The company, which mines coal through mountain top removal methods, recently found itself in a battle with local residents who desperately tried to prevent Massey from trimming the top off the last untouched Appalachian mountain.
Director Bill Haney does a thorough and convincing job of showing the impact of mountain top mining on the folks who occupy the valleys beneath ravaged or endangered peaks. It's not a pretty picture.
Eager to pose viable alternatives, the movie also campaigns for wind power, telling us that wind-generated energy is both economically and environmentally preferable to coal-fired power. The film also argues that green solutions would create more jobs than coal mining produces.
Haney has been criticized for spending too much time on Robert F. Kennedy Jr., a devoted environmentalist who joined West Virginia residents in the fight to preserve Coal River Mountain. And The Last Mountain could have benefited from more interviews with miners who are fearful of losing their jobs. Would they be absorbed into a wind-centered economy or are they out of luck?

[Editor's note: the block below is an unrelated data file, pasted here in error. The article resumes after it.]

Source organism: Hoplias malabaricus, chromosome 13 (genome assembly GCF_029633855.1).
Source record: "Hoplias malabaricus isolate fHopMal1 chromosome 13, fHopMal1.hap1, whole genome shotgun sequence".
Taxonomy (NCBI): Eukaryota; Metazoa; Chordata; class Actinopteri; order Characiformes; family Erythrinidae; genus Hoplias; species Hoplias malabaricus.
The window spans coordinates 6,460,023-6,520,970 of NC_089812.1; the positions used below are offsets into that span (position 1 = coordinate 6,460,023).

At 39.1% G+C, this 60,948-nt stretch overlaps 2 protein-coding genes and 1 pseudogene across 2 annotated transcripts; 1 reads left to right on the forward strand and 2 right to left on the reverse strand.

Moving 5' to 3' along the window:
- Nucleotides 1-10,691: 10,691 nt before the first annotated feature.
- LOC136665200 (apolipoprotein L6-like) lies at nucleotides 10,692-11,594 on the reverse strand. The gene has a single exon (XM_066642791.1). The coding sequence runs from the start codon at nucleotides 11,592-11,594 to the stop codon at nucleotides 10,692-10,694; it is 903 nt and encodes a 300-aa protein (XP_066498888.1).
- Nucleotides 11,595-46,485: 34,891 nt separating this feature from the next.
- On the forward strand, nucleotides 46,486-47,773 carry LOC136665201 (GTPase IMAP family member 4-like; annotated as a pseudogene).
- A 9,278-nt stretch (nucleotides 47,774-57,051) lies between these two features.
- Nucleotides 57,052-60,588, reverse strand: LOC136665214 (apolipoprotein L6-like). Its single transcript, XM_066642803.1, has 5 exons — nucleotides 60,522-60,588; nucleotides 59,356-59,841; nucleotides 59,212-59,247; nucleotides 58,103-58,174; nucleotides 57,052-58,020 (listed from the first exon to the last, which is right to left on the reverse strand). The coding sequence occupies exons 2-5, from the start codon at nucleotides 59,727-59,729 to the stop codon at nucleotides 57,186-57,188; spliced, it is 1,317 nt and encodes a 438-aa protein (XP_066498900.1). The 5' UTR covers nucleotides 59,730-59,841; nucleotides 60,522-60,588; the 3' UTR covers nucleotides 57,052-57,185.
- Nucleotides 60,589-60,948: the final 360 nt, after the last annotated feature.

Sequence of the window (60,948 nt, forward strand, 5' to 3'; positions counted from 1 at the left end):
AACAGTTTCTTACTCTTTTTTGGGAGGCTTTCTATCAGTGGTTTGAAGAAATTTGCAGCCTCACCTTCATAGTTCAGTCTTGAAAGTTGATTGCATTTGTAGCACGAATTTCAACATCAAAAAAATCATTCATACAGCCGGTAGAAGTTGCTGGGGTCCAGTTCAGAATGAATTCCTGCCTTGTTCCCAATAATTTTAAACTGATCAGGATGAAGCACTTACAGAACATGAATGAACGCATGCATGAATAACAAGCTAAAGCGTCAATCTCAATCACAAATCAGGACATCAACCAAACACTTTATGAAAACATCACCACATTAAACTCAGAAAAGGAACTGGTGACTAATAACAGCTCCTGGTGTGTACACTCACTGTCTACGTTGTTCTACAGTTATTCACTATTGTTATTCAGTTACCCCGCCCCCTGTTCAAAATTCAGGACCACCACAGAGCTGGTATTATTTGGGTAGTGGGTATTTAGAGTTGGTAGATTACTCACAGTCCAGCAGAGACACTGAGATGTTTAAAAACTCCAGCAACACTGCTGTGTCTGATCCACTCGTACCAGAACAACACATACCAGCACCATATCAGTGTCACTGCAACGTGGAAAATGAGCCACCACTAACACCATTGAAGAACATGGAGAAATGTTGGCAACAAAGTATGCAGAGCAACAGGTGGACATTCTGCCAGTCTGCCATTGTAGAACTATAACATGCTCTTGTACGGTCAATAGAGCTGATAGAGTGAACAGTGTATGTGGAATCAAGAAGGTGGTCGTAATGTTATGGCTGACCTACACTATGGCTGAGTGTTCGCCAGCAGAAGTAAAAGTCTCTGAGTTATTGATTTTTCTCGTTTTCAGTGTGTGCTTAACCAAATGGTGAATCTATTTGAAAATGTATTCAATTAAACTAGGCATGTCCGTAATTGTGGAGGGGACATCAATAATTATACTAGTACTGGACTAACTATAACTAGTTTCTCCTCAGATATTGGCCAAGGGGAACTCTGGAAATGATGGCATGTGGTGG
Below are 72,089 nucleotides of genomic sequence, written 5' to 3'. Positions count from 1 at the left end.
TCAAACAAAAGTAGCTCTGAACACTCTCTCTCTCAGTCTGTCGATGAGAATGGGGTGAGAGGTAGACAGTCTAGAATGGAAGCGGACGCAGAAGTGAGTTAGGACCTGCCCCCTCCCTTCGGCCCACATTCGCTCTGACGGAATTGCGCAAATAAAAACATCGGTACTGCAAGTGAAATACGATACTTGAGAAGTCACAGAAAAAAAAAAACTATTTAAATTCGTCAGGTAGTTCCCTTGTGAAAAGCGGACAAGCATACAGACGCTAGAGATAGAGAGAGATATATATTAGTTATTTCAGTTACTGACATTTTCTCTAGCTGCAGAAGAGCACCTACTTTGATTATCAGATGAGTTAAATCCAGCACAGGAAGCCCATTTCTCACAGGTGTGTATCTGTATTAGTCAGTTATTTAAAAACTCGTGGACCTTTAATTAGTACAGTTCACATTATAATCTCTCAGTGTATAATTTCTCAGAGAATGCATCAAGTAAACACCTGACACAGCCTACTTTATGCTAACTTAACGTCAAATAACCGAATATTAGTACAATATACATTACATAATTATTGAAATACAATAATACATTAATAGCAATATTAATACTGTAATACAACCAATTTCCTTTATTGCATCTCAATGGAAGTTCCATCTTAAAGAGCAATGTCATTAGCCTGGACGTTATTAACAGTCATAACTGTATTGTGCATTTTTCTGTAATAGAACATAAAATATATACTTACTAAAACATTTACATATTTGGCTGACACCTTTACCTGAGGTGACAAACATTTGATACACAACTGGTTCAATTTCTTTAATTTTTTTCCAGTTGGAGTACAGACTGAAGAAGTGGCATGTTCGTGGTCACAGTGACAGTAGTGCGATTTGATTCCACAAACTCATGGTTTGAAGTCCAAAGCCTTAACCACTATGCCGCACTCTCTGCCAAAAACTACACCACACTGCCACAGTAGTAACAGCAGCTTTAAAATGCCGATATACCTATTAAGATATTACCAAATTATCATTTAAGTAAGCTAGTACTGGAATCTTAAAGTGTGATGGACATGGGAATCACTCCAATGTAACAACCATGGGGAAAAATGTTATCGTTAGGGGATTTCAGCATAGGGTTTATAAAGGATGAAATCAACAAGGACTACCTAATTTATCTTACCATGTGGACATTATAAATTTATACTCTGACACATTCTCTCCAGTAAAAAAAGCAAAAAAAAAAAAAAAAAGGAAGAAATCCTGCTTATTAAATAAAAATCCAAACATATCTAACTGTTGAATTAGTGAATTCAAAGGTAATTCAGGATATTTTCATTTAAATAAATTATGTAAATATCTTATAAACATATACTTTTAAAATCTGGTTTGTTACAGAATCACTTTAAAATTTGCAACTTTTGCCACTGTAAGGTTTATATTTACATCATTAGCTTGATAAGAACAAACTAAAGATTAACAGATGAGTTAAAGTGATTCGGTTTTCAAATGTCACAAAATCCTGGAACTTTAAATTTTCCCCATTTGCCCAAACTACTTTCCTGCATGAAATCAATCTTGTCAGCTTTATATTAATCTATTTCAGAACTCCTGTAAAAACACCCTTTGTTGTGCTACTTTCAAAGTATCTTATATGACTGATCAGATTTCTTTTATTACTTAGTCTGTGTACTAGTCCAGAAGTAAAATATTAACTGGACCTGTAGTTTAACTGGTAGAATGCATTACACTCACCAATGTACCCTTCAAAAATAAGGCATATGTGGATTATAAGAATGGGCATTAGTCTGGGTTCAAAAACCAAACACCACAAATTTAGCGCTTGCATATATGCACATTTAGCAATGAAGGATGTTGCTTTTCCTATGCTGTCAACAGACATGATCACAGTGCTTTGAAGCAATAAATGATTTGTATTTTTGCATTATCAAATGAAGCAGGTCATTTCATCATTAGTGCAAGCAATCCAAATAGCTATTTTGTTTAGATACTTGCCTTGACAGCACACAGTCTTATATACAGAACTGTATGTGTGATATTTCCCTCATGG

Overall, though, the movie certainly raises one's ire, which is probably what Haney intended, and, yes, there's a sickening finality to mountain top mining. Reclamation efforts aside, even faith can't restore the top of a mountain that has been flattened.